Helicopter Evacuation in the Korean War
The small number of evacuations and rescues during World War II were enough to make it clear that the helicopter was the future of battlefield MedEvac. The Korean War brought that promise to an operational reality.
In Korea, the use of helicopters as ambulances was especially important due to the physical landscape. The rugged terrain and difficult roads made a tactical ride in a ambulance truck to reach an aid station far too rough and lengthly to meet the needs of the wounded soldiers. Casualties often went into shock from the rigors of truck transport and essential time was lost before treatment. Medical officers noted that “A man dies in a period of time, not over a distance of miles” to summarize the problem.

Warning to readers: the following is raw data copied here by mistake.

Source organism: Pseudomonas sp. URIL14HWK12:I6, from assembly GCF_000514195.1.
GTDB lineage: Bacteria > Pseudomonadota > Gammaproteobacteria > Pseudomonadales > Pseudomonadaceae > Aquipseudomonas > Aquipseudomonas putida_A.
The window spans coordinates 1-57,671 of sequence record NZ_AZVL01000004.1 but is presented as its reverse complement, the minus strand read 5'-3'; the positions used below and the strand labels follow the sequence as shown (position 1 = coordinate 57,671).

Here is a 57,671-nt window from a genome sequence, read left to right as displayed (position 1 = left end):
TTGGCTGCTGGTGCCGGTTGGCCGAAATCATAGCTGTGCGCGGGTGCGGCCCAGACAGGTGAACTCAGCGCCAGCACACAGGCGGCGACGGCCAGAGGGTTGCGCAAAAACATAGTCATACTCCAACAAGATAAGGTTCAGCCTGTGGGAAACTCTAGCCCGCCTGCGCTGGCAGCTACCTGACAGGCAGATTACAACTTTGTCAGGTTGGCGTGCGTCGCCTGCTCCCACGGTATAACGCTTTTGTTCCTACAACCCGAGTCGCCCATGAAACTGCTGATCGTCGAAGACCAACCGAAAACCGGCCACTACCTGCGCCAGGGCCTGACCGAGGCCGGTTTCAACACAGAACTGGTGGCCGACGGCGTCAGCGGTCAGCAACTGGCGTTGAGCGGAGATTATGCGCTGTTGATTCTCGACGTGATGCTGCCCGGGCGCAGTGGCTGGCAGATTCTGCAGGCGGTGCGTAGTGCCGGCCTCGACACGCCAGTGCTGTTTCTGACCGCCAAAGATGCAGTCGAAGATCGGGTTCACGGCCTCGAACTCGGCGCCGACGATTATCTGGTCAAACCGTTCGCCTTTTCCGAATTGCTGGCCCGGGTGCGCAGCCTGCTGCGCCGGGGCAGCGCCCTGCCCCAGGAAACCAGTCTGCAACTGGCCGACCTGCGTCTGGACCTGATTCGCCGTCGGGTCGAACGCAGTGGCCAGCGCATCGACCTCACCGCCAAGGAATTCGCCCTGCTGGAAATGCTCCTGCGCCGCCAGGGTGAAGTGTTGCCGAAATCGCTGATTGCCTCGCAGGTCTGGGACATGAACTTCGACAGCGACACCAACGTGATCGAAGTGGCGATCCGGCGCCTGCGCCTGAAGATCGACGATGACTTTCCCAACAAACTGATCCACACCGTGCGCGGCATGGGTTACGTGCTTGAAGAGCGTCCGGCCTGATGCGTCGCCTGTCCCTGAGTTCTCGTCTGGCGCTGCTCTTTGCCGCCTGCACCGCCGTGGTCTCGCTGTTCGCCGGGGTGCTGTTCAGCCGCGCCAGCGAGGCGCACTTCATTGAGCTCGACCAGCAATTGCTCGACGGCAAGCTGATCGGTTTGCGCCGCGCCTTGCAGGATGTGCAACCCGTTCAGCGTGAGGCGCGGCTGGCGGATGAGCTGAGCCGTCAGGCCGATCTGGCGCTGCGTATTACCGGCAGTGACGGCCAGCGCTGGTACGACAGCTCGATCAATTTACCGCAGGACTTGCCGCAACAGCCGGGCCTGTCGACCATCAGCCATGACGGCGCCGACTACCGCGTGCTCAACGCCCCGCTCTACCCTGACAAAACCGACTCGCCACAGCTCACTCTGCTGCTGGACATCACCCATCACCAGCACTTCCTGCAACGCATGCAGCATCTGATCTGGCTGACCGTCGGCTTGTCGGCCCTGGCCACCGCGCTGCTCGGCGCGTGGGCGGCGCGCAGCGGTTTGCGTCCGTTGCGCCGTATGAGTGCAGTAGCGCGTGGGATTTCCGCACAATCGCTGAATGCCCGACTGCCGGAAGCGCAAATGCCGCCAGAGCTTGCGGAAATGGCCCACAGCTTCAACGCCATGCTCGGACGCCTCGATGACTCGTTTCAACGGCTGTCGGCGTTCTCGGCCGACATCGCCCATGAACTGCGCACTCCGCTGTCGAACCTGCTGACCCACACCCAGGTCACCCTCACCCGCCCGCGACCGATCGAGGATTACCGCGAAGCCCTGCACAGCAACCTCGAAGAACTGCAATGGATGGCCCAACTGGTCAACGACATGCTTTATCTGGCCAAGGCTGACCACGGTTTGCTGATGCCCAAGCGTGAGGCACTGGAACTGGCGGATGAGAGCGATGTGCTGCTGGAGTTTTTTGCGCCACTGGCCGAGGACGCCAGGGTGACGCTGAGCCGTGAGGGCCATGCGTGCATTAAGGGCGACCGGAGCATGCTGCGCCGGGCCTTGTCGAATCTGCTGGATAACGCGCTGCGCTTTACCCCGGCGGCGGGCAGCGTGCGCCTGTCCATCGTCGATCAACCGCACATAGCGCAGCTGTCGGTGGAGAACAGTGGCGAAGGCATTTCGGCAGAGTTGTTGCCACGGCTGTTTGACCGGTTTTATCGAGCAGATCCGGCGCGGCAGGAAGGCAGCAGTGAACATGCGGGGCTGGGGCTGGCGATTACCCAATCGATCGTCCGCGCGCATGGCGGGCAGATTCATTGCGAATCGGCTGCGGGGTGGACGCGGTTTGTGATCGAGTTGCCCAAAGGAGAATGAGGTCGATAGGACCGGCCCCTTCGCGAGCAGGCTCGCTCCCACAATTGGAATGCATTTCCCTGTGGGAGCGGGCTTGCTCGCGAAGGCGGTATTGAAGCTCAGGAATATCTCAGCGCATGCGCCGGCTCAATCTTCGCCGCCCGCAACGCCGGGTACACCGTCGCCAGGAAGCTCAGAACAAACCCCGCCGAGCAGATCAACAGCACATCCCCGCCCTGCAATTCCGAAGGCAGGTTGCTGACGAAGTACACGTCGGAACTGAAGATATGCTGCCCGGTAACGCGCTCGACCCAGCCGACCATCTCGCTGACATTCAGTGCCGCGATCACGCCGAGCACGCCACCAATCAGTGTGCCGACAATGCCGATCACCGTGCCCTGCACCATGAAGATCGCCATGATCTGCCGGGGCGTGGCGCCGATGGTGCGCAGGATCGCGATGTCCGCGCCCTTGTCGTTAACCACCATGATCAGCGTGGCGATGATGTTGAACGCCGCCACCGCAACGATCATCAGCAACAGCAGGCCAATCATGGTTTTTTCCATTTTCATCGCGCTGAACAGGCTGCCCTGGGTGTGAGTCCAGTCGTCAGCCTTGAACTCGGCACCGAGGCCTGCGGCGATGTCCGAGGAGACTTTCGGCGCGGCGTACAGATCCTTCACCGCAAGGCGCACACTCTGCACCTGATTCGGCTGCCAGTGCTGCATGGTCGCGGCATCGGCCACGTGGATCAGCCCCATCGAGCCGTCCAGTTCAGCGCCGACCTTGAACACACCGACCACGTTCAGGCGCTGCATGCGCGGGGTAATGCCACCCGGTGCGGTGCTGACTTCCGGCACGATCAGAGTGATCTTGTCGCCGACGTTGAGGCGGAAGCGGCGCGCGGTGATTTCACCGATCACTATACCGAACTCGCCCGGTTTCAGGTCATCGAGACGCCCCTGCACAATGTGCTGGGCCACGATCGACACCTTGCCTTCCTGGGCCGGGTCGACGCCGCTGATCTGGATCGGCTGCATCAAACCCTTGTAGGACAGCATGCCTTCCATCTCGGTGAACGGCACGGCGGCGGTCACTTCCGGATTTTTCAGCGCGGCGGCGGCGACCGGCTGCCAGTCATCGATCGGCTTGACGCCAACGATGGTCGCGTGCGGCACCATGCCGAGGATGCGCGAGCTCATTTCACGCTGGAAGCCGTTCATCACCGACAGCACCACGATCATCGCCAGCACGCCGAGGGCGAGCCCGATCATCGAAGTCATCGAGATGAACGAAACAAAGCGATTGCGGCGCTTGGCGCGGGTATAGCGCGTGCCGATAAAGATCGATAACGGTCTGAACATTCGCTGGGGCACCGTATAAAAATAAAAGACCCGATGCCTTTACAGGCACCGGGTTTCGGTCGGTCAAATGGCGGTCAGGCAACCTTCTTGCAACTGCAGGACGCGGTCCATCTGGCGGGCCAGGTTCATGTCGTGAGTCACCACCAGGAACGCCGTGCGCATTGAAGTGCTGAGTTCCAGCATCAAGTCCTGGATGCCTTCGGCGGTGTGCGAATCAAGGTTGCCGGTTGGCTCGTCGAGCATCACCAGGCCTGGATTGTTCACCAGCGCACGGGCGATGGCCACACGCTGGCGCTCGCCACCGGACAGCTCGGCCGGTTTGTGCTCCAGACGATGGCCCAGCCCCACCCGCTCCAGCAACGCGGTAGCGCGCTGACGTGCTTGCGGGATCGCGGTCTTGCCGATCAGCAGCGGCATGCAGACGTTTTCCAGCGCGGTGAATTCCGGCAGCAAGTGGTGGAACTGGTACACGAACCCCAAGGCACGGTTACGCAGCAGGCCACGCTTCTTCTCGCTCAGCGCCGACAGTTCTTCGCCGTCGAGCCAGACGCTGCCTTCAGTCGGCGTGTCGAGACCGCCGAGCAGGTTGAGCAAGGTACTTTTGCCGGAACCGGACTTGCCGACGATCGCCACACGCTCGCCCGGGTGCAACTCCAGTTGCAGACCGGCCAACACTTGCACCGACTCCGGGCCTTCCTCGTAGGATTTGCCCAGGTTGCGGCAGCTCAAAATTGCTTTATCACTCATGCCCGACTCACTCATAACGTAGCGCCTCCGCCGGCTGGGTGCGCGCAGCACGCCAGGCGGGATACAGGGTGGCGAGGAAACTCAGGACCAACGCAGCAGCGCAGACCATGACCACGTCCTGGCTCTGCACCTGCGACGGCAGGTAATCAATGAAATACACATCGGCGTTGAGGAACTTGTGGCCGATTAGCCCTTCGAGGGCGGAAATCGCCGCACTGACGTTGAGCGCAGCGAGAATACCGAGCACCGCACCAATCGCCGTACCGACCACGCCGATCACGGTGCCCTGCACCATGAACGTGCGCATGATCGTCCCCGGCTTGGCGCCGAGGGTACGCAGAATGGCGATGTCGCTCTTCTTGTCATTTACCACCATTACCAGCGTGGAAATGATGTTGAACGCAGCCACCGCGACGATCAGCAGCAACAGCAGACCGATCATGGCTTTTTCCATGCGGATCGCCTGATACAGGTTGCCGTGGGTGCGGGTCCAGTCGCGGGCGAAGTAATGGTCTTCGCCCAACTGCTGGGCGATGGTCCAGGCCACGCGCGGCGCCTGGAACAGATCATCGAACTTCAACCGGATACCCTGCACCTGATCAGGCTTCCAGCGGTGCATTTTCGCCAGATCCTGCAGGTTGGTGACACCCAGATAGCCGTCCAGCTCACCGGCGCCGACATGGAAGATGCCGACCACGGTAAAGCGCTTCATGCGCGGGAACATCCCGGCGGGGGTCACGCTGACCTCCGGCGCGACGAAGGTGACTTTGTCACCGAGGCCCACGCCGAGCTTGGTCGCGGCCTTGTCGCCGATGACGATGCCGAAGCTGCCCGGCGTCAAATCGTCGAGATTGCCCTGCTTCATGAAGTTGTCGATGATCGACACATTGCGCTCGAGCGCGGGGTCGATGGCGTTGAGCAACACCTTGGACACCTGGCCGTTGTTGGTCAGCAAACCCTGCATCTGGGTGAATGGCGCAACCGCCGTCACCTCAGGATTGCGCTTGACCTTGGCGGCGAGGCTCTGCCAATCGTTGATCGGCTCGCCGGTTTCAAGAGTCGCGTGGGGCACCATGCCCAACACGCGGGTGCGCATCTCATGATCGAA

Medics gently carry a wounded American soldier towards a Bell H-13 helicopter for evacuation to emergency treatment, 23 July 1953. An M-43 Dodge Ambulance is in the background.
At the outset of the Korean War, the U.S. military was still equipped only with a small number of World War II helicopters. There was no doctrine to prescribe their use. But, as always in wartime, practical necessities drove the agenda, problems were solved, and helicopters quickly became the primary medical evacuation aircraft for the movement of casualties Continue reading